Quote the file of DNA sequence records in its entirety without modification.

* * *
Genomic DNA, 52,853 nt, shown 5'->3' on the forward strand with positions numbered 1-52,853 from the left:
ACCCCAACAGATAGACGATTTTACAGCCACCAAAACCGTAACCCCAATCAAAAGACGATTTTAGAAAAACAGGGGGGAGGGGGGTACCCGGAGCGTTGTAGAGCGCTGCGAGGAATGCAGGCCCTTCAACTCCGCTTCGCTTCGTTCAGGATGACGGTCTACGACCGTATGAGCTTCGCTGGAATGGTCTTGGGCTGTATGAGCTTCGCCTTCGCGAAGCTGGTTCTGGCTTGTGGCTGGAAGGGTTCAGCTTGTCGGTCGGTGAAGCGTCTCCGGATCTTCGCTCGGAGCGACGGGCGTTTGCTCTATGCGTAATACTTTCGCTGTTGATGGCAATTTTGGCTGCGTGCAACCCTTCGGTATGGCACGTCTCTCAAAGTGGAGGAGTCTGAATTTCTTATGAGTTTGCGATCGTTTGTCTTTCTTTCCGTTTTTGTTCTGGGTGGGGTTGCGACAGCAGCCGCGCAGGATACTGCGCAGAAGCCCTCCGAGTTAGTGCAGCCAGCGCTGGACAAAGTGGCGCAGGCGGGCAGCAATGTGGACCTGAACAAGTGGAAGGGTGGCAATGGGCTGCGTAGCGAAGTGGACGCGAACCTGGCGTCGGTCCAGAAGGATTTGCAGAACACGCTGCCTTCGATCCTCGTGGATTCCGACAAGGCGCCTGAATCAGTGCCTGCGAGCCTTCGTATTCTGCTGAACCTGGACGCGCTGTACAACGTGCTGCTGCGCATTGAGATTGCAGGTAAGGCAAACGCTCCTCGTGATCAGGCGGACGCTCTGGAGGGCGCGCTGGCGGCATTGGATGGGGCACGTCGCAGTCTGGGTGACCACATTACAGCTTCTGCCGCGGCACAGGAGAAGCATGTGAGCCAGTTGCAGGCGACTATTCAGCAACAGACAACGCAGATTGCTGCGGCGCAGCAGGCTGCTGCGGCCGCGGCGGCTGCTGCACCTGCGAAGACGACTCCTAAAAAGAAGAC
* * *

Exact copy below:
Genomic DNA, 52,853 nt, shown 5'->3' on the forward strand with positions numbered 1-52,853 from the left:
ACCCCAACAGATAGACGATTTTACAGCCACCAAAACCGTAACCCCAATCAAAAGACGATTTTAGAAAAACAGGGGGGAGGGGGGTACCCGGAGCGTTGTAGAGCGCTGCGAGGAATGCAGGCCCTTCAACTCCGCTTCGCTTCGTTCAGGATGACGGTCTACGACCGTATGAGCTTCGCTGGAATGGTCTTGGGCTGTATGAGCTTCGCCTTCGCGAAGCTGGTTCTGGCTTGTGGCTGGAAGGGTTCAGCTTGTCGGTCGGTGAAGCGTCTCCGGATCTTCGCTCGGAGCGACGGGCGTTTGCTCTATGCGTAATACTTTCGCTGTTGATGGCAATTTTGGCTGCGTGCAACCCTTCGGTATGGCACGTCTCTCAAAGTGGAGGAGTCTGAATTTCTTATGAGTTTGCGATCGTTTGTCTTTCTTTCCGTTTTTGTTCTGGGTGGGGTTGCGACAGCAGCCGCGCAGGATACTGCGCAGAAGCCCTCCGAGTTAGTGCAGCCAGCGCTGGACAAAGTGGCGCAGGCGGGCAGCAATGTGGACCTGAACAAGTGGAAGGGTGGCAATGGGCTGCGTAGCGAAGTGGACGCGAACCTGGCGTCGGTCCAGAAGGATTTGCAGAACACGCTGCCTTCGATCCTCGTGGATTCCGACAAGGCGCCTGAATCAGTGCCTGCGAGCCTTCGTATTCTGCTGAACCTGGACGCGCTGTACAACGTGCTGCTGCGCATTGAGATTGCAGGTAAGGCAAACGCTCCTCGTGATCAGGCGGACGCTCTGGAGGGCGCGCTGGCGGCATTGGATGGGGCACGTCGCAGTCTGGGTGACCACATTACAGCTTCTGCCGCGGCACAGGAGAAGCATGTGAGCCAGTTGCAGGCGACTATTCAGCAACAGACAACGCAGATTGCTGCGGCGCAGCAGGCTGCTGCGGCCGCGGCGGCTGCTGCACCTGCGAAGACGACTCCTAAAAAGAAGAC